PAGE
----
The most important electronic device to make or buy is a zapper—a compact pulse generator operating from a common 9 volt battery whose output is about 30 KHz. It kills all parasites, bacteria, viruses, molds, and fungi even though their individual resonant frequencies are either higher or lower (50 KHz to 900 KHz). Building a zapper is described in an earlier chapter.

The next most useful device to have is a Syncrometer.™ It lets you diagnose yourself and monitor your progress until you are cured. It consists of an audio oscillator circuit with your body as part of the circuit. utilizing samples of parasites or pollutants, it lets you test for them in any product or body tissue. I include a design that you can make yourself.

A third very useful device is a frequency generator. You can use it to electrocute individual organisms, or together with the Syncrometer™ to find an organism’s particular frequency. You need one that operates in the parasite, bacteria and virus ranges, from 50 KHz to 900 KHz. It must also be able to select a particular frequency, like 434 KHz, quickly and accurately. Frequency generators are available for as little as $300.00, but it is worth paying a little more to get a digital display of the fre­quency.

Making A Syncrometer

This is an audio oscillator circuit in which you include yourself by means of a handhold. You listen to the current in your circuit with a loudspeaker. other oscillator circuits will work, too. A lot of fascinating opportunities present themselves with this concept.

I have previously published three ways to build the Syn­crometer circuit.[34] Here is the circuit diagram:


amplifier/ S


4700pf moly cap.1 mfd 16v cap 2N2907 PNP

min output transf 8-900U 150 .25w res 3 AA batteries speaker (like Radio Shack 277-1008C)

Fig. 79 Syncrometer schematic.

If you are not an electronics enthusiast, you can still assemble a Syncrometer using a hobby kit. No soldering is required. Here is what you need:

Making a Hobby Kit Syncrometer


Radio Shack Cat. No.

200 in One Electronic Project Lab by Science Fair


3 AA 1% volt batteries

Alligator clip test jumpers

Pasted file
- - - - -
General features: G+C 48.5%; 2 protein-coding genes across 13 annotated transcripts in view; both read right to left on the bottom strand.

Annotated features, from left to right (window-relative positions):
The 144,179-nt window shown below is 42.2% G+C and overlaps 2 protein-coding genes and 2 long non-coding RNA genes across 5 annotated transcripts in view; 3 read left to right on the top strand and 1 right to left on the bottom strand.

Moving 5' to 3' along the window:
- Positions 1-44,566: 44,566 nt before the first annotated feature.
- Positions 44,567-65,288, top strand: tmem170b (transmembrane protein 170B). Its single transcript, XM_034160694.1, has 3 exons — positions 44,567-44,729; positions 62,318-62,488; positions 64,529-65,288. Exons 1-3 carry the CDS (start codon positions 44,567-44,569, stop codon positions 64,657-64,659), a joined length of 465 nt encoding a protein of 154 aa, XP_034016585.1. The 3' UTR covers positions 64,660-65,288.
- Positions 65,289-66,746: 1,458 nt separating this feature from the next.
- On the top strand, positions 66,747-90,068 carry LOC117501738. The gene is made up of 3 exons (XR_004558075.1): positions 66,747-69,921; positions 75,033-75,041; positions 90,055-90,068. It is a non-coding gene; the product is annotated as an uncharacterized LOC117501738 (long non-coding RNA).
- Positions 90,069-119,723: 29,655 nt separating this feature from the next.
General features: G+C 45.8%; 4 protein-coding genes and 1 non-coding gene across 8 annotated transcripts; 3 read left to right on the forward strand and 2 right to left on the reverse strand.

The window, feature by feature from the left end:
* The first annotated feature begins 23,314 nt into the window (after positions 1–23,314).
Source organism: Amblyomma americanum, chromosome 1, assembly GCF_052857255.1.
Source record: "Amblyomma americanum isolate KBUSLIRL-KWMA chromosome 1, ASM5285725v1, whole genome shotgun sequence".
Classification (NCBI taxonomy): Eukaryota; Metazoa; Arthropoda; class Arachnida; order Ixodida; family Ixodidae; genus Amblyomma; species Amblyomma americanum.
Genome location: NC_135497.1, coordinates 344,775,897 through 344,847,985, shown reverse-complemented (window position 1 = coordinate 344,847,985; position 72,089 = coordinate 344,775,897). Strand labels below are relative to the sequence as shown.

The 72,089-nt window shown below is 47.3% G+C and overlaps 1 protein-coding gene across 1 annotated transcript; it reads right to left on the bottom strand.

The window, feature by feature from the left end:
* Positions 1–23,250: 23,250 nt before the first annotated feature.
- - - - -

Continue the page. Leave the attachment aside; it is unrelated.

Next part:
You need 2.

Handhold. A four inch length of 3Л inch copper pipe, like for plumbing. These dimensions are critical to assure maximum skin contact.

Probe. A banana plug.

Precision Mini-Hook Test Lead Set (contains two, you only need one) 278-1160A

Pencil, new.

Fig. 80 Syncrometer parts list.

Build The Electrosonic Human in the 200 in One Electronic Project Lab. It takes about 10 minutes.

Later, when you use the probe to press against your knuckle you may find getting the right sound is painful. In this case try substituting the.005 microfarad capacitor for the.01 microfarad capacitor in the circuit.

Attach the Probe. The Archer Precision Mini-Hook Test Lead set has a banana plug for the probe on one end and a mini­hook on the other end for easy attachment to the circuit. Tape a long, new pencil to the probe to make it easier to hold. Connect the Probe to middle post of the primary side of the transformer (it also connects to the negative battery post). You will not be using the two connections the instructions tell you to hold.

Attach the Handhold. Clip the Handhold to one end of an alligator clip test jumper, and clip the other end to the base (B) of the transistor used in the circuit.

Attach an alligator clip to the post of the transformer that connects to the two capacitors. This will go to the test plates.

Final test. Turn the control knob on and keep turning the potentiometer to nearly the maximum. (This reduces the resis­tance. The schematic has a 150 ohm fixed resistor in place of the potentiometer.) Make sure you have good batteries installed. Test the circuit by briefly touching the Probe to the Handhold. The speaker should produce a sound like popping corn. If it does not, check that your alligator clips are not bending the spring terminals so much that other wires attached there are loose. Finally, turn switches OFF.

Making Test Plates

This is the box you attach to the basic syncrometer circuit. It has test plates to put your test substances and tissue samples on. The wiring in it is arranged so that you can test for a toxin in a product, as well as search in yourself. This means you can search for Salmonella in the milk or cheese you just ate, not just for Salmonella in your stomach.

Only if the resonant frequency of an item on one plate is equal to the resonant frequency of an item on the other plate will the entire circuit oscillate or resonate! This implies the two plates have something in common. By putting a known pure sample on one plate you can reliably conclude the other sample contains it if the circuit resonates.

You may build a test plate box into a cardboard box (such as a facial tissue box) or a plastic box. Here are the instructions for the cardboard box model.

Test Plates Parts List

• Stiff paper.

• Aluminum foil.

• A facial tissue box is easiest. A plastic project box, about 7” x 4” x V/£ makes a more durable product, but requires a drill, and you should discard any metal lid it comes with.

• 3 bolts (tapered heads) about 1 inch long, 1/8 inch diameter and 6 washers and nuts to fit.

• toggle switch with OFF-ON positions.

• Alligator clip test leads.

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